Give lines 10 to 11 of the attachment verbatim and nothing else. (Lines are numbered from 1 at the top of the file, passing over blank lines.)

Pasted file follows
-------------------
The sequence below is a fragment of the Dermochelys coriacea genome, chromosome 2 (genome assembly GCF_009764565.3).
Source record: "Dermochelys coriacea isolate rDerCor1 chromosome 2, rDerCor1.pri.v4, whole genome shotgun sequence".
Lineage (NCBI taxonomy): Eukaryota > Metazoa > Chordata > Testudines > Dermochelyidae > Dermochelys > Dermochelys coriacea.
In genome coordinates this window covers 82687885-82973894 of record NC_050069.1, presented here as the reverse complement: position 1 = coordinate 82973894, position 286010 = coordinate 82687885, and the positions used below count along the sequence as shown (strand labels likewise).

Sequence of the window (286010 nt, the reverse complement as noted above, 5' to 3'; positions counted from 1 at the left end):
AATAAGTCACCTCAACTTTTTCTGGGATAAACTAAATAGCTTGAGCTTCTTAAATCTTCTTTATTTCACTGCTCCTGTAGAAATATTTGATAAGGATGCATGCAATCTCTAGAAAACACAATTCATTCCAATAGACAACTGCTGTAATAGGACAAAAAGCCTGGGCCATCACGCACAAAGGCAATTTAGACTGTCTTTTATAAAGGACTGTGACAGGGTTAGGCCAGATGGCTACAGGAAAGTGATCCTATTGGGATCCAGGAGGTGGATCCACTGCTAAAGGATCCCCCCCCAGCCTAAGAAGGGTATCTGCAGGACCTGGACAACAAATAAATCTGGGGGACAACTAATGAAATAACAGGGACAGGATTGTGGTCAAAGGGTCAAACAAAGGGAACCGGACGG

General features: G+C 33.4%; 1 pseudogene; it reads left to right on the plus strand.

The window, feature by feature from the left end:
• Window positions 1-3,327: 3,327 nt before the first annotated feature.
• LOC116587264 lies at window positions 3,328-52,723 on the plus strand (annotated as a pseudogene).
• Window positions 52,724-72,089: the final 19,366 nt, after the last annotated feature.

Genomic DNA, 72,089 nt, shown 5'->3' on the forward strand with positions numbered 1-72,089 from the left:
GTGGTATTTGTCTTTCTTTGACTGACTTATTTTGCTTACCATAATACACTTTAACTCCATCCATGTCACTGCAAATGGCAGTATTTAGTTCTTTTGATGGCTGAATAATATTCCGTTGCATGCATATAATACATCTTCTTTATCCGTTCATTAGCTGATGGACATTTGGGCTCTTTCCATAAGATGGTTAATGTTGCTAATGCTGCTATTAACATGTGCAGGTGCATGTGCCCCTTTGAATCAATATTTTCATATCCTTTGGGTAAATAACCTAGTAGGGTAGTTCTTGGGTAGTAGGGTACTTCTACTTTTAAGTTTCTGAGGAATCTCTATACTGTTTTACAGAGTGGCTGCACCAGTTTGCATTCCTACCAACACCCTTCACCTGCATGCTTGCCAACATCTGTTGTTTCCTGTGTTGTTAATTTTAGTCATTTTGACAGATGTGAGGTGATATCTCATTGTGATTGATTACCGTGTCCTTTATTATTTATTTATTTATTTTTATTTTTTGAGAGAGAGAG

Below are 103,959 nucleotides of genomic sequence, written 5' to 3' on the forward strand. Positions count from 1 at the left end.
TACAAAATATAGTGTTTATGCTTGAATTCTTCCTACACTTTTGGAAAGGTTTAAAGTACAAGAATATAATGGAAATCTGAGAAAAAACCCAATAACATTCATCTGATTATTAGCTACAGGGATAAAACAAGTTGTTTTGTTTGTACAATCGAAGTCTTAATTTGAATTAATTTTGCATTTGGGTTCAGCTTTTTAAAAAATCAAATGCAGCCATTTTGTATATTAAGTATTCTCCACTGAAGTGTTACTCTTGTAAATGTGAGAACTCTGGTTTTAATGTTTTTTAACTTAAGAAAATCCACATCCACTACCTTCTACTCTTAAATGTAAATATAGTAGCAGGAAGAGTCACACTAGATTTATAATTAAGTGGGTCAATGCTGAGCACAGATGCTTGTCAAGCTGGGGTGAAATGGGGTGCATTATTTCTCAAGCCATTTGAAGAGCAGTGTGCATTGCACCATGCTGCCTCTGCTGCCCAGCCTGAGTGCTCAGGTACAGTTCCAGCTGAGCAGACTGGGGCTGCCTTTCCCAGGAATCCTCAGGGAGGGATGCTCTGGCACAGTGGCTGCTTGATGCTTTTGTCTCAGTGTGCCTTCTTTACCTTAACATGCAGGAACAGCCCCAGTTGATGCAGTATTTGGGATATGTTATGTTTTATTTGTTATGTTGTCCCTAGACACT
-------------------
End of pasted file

• LOC116587264 lies at window positions 3,328-52,723 on the plus strand (annotated as a pseudogene).
• Window positions 52,724-72,089: the final 19,366 nt, after the last annotated feature.